Technology has heralded the art of the actual

As painting appears to lose its relevance, the small screen irrevocably alters our relationship to imagery.

January 14, 2001|By Glenn McNatt | Glenn McNatt,Sun Art Critic

There is a small, cranky, iconoclastic voice in me that occasionally wonders whether painting any longer has much relevance to the future of art in America.

I say this, of course, in the full knowledge that any report of the demise of painting is almost certainly premature. In an earlier incarnation at this newspaper, for example, I once took a kind of perverse delight in announcing the death of poetry, say, or the end of jazz.

Well, poetry and jazz still soldier on -- though somewhat anemically, one might argue, given their illustrious pasts -- so far be it from me to consign the art of painting to a similar fate.

Moreover, it was only a century ago that painting was still indisputably at the vanguard of the modernist revolution in art.

The great modernist painter-revolutionaries -- from Manet to Cezanne to Picasso to Jackson Pollock -- repeatedly and radically upended the 19th century's quaint notions of what a painting should look like. And indeed for most of the 20th century, every new development in art has been heralded by a new style in painting.

That does not seem to be the case today, however, and on reflection it seems to me that painting as an art form has been in a parlous state since at least the 1960s.

Not in the sense that artists haven't continued to make paintings, of course -- they have, including some very fine ones -- but rather in the sense that the potential for continued formal invention and expressiveness in the medium today seems sadly diminished, with the result that a great deal of painting one sees these days seems hopelessly ossified in stale academic formulae and frivolous pastiche.

I suspect the curators of "Media / Metaphor," the 46th biennial exhibition at the Corcoran Gallery of Art in Washington, share similar misgivings, because for the first time since the series began in 1907, the museum has abandoned the tacit assumption that the most important developments in recent American art can be charted in terms of painting alone.

Instead, the curators have put forth a show in which photography, video, film, installation and computer-related media carry the major burden of defining the cultural moment, beside which the relatively few examples of contemporary painting look decidedly obsolescent.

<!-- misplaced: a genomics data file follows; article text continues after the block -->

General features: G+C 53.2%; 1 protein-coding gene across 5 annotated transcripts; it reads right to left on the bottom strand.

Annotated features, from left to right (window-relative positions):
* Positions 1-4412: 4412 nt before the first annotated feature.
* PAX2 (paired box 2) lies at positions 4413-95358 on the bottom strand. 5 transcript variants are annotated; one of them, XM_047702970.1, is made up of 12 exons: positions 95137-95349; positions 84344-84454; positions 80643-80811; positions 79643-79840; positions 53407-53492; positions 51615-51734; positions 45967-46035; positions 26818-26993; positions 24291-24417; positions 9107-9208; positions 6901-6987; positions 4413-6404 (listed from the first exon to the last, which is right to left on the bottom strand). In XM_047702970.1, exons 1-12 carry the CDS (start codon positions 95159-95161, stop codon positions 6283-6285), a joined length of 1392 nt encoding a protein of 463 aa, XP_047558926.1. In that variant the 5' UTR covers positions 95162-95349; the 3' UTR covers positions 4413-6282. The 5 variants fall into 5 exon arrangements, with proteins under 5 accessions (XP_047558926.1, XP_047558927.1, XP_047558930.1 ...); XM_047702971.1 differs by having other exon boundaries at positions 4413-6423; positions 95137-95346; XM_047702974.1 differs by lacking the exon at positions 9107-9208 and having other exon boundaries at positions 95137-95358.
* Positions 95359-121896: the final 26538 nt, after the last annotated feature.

The show features 14 artists presumably chosen for their status as bellwethers of where American art is likely heading as we enter the new millennium.

Some of them, like New York artists Chuck Close and David Reed and Washington-born photographer Nan Goldin, are already well-established figures in the contemporary art world.

Others, like computer animation artist Jennifer Steinkamp and video-filmmaker Michal Rovner, are younger, emerging artists near the beginning of their careers.

What they share is an approach to image-making shaped by the explosive technological advances of the past 30 years. The artists use a variety of tools -- from photography, video and computers to multi-channel video projections and the Internet -- to explore the relationships between traditional and contemporary media.

The first piece the viewer encounters on entering the show, for example, is Steinkamp and composer Jimmy Johnson's "Loop 2000," a huge video installation projected against the walls of the museum's imposing second-floor rotunda.

In this grand circular space, six video projectors illuminate the gallery's gently curving walls with Steinkamp's computer-generated images of what appear to be brightly colored strands of rope that slowly dance and sway to the mesmerizing, oceanic rhythms of Johnson's computer-generated music.

The effect is utterly enchanting, inducing a sort of hypnotic, trance-like experience in the viewer, whose presence in the space casts animated shadows against the walls opposite the projectors.

A quite different kind of experience greets the visitor on entering the gallery where Goldin's autobiographical photographs are installed.

Goldin's pictures of a young French family with whom she lived for a year in New York and Paris in the late 1990s are a continuation of the intimate portrait series she began 25 years ago as a sort of visual diary documenting the lives of her friends and lovers on New York's Lower East Side, then a seedy and disreputable section of the city that nevertheless gave birth to a remarkable flowering of the arts in the late 1970s.

Goldin's large color pictures of her friends lounging around the house nude are unsettling, provocative and almost voyeuristic in their detailed recording of domestic and sexual arrangements. Yet they never feel intrusive; Goldin's subjects obviously feel completely at ease exposing their most private moments to her camera's gaze.

This is a militant art of the actual whose frankness borders on shocking. It is saved from being merely pornographic by Goldin's painterly intensity of expression and an empathy for her subjects that one feels springs from a genuine commitment to her role of bearing witness.

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